Posts filed under 'Juror Concealment'
The Florida Rules of Civil Procedure have been amended by the Florida Supreme Court to remove the limit on the number of alternate jurors in civil trials. Effective January 1, 2017, Rule 1.431 has been amended to read “The court may direct that 1 or more jurors be impaneled to sit as alternate jurors in addition to the regular panel.” Currently the rule imposes a limit of two alternate jurors in a civil case. See, In re Amendments to Florida Rules of Civil Procedure, 199 So.3d 867 (Fla. 2016). This brings rule 1.431 into conformity with the Florida Rules of Criminal Procedure which do not have a limit on the number of alternate jurors in a criminal trial. See, Fla. R. Crim. P. 3.280.
In addition, the amendment to Rule 1.431 provides that when a party believes that grounds exist for a post-trial legal challenge to a jury’s verdict in a civil case, the time to file a motion to interview a member of the jury to investigate any potential improprieties is increased from 10 to 15 days.
November 29th, 2016
This month, in a case of first impression in Florida, the Fourth District Court of Appeal held that statements posted by a juror on social media during trial were insufficiently prejudicial to require a new trial. The juror posted a series of tweets on his Twitter account during jury selection and trial which included: a) “I got picked as a juror … I hate this s___. I’m so pissed, I even half assed all my answers and I dressed terrible;” b) Being a juror isn’t bad, people I’m working with are pretty cool. But I still hate the fact that I have to be here all day;” and c) Everyone is so money hungry that they’ll do anything for it.”
These tweets were clearly improper and in violation of the trial court’s repeated instructions to the jury. Nevertheless, after four post-trial hearings and a juror interview, the trial court took no action against the juror and denied the plaintiff’s motion for a new trial. The Fourth District affirmed, finding no abuse of discretion by the trial court.
In Murphy v. Roth, 2016 WL 5803658 (Fla 4th DCA Oct. 5, 2016), the court wrote, “There is no evidence that any of the other jurors saw, or had any discussions about, Juror 5’s tweets. Moreover, nothing in the plain language of Juror 5’s tweets discusses any facts specific to this case or the parties involved. Thus, it cannot be said that the trial court abused its discretion in concluding that Juror 5 misinterpreted the scope of the trial court’s instruction not to post about his jury service and that he did not intentionally violate the court’s order. While Juror 5’s tweets are potentially offensive on a number of levels, the trial court acted within its discretion to interview Juror 5, assess his credibility and, in doing so, deny Plaintiff’s motion for a new trial based thereon.”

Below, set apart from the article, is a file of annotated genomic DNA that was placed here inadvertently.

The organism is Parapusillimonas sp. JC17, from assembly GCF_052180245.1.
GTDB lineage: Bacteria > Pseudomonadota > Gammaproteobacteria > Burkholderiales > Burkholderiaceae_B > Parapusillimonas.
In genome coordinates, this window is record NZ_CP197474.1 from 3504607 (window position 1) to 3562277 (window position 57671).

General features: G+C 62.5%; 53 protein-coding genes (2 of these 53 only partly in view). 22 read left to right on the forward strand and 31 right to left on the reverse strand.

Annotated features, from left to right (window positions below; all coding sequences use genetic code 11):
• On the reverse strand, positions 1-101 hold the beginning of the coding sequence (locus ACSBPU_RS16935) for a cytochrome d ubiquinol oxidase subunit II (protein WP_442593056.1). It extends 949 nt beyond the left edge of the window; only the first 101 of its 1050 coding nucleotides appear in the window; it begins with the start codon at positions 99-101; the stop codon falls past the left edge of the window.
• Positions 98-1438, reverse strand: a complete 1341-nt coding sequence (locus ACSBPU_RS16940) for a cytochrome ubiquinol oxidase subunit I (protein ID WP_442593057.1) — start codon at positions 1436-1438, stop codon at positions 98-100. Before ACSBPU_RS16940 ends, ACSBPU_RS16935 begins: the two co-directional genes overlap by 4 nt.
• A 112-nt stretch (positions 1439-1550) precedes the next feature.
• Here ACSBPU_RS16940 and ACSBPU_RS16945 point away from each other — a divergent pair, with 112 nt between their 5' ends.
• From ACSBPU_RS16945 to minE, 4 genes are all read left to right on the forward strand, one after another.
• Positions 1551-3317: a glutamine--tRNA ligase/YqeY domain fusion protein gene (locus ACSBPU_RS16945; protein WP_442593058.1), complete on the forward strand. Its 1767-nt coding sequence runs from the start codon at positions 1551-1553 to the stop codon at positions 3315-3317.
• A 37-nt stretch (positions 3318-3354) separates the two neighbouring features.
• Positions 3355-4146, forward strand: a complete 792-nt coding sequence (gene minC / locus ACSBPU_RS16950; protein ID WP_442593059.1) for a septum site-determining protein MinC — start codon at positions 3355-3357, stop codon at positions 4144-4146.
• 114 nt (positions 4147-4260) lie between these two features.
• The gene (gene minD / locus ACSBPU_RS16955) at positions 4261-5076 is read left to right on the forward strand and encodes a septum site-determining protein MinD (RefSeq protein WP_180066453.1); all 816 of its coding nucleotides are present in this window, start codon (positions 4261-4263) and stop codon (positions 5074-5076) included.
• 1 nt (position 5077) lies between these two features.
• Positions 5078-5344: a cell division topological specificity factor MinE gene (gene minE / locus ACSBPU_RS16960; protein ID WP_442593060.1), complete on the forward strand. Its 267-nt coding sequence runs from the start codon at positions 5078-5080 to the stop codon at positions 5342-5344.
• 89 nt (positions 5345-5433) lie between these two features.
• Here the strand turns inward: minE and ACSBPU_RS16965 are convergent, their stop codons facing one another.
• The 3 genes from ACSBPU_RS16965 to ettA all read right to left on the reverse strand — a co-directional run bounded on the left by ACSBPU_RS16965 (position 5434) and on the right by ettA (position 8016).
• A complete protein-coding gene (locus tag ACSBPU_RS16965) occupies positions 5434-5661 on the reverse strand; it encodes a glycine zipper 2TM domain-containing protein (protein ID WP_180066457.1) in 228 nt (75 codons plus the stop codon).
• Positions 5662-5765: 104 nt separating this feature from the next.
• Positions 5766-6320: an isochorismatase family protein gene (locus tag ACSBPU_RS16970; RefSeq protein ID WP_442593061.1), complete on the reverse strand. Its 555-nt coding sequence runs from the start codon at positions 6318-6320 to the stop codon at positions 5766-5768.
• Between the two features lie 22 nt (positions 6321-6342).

October 31st, 2016
Last week the Fourth District Court of Appeal reinstated a $4.9 million dollar jury verdict against State Farm Insurance Company in a UM case that had been set aside by the trial judge on the grounds of “juror non-disclosure” about the juror’s prior litigation history. In Gamsen v State Farm, 36 FLW D1630A (Fla 4th DCA 2011), the appellate court held that State Farm’s counsel had “quite simply” not asked pertinent questions during jury selection to elicit information about the juror’s litigation history. The court found a lack of “due diligence” by State Farm’s counsel. Additionally, the Court held that even if the proper questions had been asked by State Farm there was nothing in the juror’s past that was relevant or material to the pending rear-end collision UM case. The trial judge erred in setting aside the verdict.
This case once again emphasizes the importance of asking clear and straightforward questions during jury selection. Just because a trial judge may ask jurors a generic question concerning whether they have “ever been in court for any reason” (as was done in Gamsen), trial counsel still has a duty to use due diligence and follow up with specific questions if litigation history is an area of concern during jury selection. As the appellate court noted here, just because a potential juror may have been involved in tenant evictions or domestic matters in the past, that does not necessarily mean the potential juror had actually “been in court” as was asked here, or that those matters are material to the pending case. Many cases and legal matters are resolved without ever actually going into a courtroom. In other words, “being in court” is not necessarily the same as being involved in litigation. There was insufficient evidence to conclude the two jurors in this case had failed to disclose anything about their litigation history because “no one bothered to ask them.”
Questions asked during jury selection should be short and clear. Voir dire questions should be planned well ahead of the start of the trial, and should be designed to explore the areas that truly concern your case. Think about your words from the juror’s perspective. “Being in court” may mean something different to a lay juror than it does to a lawyer or a judge. It is that way with all your questions. There is a lesson to be learned in Gamsen. It is a case worth reading and keeping in your Voir Dire notebook.